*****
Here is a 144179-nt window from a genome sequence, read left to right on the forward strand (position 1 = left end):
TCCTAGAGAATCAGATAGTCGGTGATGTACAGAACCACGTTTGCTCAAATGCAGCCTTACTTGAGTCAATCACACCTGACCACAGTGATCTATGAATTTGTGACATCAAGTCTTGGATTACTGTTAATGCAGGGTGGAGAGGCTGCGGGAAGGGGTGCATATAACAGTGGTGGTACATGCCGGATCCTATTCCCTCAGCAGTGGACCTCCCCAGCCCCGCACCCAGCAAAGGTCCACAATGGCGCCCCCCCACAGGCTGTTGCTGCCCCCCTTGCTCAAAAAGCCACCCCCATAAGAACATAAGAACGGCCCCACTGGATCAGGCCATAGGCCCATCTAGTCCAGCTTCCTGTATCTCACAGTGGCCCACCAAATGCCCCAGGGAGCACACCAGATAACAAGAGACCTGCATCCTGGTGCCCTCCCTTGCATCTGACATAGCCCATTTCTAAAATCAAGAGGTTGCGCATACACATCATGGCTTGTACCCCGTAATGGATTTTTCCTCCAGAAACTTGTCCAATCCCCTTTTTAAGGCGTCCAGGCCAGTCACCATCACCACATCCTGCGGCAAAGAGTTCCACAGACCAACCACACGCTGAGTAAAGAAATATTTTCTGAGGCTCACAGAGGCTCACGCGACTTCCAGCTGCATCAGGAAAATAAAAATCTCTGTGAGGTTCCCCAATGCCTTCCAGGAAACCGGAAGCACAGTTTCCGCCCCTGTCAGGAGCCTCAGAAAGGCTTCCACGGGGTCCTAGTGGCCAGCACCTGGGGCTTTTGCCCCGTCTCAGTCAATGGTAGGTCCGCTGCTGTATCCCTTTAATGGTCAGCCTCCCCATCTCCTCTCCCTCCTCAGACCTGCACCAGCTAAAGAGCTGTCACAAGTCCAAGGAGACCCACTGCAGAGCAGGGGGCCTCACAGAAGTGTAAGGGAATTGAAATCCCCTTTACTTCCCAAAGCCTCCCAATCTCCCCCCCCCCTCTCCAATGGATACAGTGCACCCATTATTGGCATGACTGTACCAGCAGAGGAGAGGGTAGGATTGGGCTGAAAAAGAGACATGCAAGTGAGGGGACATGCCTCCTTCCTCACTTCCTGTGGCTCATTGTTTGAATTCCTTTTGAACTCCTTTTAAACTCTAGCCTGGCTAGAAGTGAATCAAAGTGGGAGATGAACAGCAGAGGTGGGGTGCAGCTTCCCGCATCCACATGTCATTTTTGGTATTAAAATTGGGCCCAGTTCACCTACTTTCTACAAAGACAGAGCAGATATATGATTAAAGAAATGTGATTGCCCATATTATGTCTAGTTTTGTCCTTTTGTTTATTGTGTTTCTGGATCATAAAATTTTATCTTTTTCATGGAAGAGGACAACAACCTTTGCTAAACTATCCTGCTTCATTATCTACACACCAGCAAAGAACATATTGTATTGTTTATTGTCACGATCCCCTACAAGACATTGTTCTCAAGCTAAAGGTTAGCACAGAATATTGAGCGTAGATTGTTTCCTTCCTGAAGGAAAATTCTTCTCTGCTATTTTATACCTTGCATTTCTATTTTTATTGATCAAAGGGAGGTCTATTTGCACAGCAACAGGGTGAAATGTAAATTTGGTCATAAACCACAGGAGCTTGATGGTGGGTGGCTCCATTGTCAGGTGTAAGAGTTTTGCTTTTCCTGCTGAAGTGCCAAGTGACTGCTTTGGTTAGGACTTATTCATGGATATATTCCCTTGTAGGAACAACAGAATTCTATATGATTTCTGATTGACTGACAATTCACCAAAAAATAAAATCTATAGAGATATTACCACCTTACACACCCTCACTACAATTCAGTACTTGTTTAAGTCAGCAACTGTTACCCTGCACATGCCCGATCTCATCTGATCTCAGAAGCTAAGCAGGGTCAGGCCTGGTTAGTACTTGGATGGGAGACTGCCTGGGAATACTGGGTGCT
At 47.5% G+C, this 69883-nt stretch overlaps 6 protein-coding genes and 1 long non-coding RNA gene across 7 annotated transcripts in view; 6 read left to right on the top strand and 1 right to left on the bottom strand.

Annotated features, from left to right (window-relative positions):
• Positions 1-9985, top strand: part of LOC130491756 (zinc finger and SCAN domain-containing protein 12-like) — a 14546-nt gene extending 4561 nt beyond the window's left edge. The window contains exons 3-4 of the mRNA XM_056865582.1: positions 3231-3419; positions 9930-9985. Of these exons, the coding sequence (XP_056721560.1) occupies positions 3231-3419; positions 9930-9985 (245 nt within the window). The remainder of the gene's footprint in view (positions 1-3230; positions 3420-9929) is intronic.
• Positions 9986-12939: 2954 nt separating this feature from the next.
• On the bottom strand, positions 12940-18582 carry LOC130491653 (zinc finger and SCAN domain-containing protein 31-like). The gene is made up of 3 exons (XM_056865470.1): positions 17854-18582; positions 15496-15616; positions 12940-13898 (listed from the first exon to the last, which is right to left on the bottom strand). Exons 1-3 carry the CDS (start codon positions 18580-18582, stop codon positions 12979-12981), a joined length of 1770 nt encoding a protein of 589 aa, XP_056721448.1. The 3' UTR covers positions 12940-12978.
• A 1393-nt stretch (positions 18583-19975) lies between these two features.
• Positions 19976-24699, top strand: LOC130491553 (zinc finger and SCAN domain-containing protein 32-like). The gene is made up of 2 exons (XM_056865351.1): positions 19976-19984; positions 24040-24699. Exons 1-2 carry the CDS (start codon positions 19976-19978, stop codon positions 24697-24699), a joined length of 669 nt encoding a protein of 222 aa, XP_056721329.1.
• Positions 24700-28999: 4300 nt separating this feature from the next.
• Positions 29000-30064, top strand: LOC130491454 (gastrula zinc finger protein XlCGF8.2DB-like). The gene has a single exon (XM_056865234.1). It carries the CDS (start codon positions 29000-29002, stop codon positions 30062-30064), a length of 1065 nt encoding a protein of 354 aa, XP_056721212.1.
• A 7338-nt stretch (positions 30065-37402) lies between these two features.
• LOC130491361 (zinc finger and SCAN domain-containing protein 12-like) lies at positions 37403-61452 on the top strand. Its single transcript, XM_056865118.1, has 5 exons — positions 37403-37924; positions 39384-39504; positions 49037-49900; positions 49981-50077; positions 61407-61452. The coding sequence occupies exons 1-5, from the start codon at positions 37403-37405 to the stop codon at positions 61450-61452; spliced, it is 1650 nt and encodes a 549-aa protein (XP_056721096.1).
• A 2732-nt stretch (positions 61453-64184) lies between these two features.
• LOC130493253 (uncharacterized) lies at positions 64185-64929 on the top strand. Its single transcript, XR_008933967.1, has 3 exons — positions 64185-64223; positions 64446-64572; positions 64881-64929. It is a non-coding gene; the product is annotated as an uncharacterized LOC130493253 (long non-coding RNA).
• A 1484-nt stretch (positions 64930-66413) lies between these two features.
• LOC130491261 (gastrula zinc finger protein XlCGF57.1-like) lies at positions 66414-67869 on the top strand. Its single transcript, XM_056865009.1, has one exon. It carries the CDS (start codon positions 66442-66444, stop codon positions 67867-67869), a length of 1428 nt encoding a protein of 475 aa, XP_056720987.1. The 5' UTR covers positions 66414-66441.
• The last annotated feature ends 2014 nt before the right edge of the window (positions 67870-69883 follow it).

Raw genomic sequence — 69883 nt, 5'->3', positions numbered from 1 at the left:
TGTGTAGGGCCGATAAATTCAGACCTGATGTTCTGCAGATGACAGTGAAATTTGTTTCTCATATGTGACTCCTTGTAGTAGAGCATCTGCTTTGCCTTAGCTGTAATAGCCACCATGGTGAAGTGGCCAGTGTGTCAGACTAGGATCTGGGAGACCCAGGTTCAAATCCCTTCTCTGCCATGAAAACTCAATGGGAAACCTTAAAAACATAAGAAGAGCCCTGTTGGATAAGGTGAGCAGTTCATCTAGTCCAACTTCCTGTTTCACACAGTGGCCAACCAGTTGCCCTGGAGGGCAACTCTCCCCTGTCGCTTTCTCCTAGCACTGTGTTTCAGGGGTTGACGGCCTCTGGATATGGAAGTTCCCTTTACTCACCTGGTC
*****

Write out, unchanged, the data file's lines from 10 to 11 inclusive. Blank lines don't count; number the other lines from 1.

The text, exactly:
• Positions 24700-28999: 4300 nt separating this feature from the next.
• Positions 29000-30064, top strand: LOC130491454 (gastrula zinc finger protein XlCGF8.2DB-like). The gene has a single exon (XM_056865234.1). It carries the CDS (start codon positions 29000-29002, stop codon positions 30062-30064), a length of 1065 nt encoding a protein of 354 aa, XP_056721212.1.